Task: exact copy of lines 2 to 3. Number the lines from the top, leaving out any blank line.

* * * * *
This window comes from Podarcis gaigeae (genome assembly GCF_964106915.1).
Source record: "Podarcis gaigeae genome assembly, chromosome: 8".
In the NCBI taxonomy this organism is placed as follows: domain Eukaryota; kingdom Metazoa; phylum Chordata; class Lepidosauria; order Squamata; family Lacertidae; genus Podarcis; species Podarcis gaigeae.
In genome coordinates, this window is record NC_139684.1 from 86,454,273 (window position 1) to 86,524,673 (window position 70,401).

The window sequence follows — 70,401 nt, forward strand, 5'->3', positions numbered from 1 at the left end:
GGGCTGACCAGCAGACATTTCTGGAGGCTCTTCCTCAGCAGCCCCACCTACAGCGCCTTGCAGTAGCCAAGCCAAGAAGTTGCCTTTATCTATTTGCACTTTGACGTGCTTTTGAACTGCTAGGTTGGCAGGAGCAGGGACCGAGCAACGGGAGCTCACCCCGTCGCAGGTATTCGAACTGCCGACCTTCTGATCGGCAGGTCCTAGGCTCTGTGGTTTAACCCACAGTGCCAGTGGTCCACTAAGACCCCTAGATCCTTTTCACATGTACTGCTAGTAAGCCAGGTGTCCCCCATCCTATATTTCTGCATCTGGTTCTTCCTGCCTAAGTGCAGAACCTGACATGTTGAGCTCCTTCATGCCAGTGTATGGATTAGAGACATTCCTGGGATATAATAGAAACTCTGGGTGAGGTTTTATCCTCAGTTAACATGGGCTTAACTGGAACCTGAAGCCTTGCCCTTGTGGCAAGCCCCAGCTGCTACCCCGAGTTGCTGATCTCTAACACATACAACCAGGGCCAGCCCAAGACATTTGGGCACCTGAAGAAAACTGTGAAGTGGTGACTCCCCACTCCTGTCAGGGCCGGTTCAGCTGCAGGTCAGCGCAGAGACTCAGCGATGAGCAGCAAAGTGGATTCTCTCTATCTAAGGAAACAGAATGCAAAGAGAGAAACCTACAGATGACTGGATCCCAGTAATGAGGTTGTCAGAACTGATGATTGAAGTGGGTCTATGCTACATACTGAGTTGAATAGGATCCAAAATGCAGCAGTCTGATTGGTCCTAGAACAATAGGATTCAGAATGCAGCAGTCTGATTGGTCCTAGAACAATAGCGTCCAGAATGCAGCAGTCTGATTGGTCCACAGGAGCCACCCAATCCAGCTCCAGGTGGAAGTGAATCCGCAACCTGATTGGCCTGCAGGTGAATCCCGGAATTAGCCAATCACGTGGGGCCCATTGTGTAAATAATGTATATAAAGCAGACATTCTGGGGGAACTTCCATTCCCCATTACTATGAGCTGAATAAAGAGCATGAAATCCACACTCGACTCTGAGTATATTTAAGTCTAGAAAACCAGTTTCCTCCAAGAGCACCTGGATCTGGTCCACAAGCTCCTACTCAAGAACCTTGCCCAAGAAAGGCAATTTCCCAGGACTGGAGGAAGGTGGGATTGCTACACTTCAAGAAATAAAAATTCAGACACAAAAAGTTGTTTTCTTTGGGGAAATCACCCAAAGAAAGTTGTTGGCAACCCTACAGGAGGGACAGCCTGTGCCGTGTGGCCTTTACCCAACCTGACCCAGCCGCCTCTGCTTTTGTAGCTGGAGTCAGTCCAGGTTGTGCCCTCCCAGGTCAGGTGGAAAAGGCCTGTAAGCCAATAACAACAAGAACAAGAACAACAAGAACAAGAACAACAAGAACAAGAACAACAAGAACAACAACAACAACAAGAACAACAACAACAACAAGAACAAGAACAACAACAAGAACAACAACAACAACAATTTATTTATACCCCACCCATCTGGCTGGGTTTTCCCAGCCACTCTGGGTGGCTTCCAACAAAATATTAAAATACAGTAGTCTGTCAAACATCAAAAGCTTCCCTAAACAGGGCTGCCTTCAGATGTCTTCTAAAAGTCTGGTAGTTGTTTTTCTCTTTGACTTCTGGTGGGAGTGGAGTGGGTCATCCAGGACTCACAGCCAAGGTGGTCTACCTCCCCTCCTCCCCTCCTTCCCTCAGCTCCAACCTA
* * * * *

Source record: "Podarcis gaigeae genome assembly, chromosome: 8".
In the NCBI taxonomy this organism is placed as follows: domain Eukaryota; kingdom Metazoa; phylum Chordata; class Lepidosauria; order Squamata; family Lacertidae; genus Podarcis; species Podarcis gaigeae.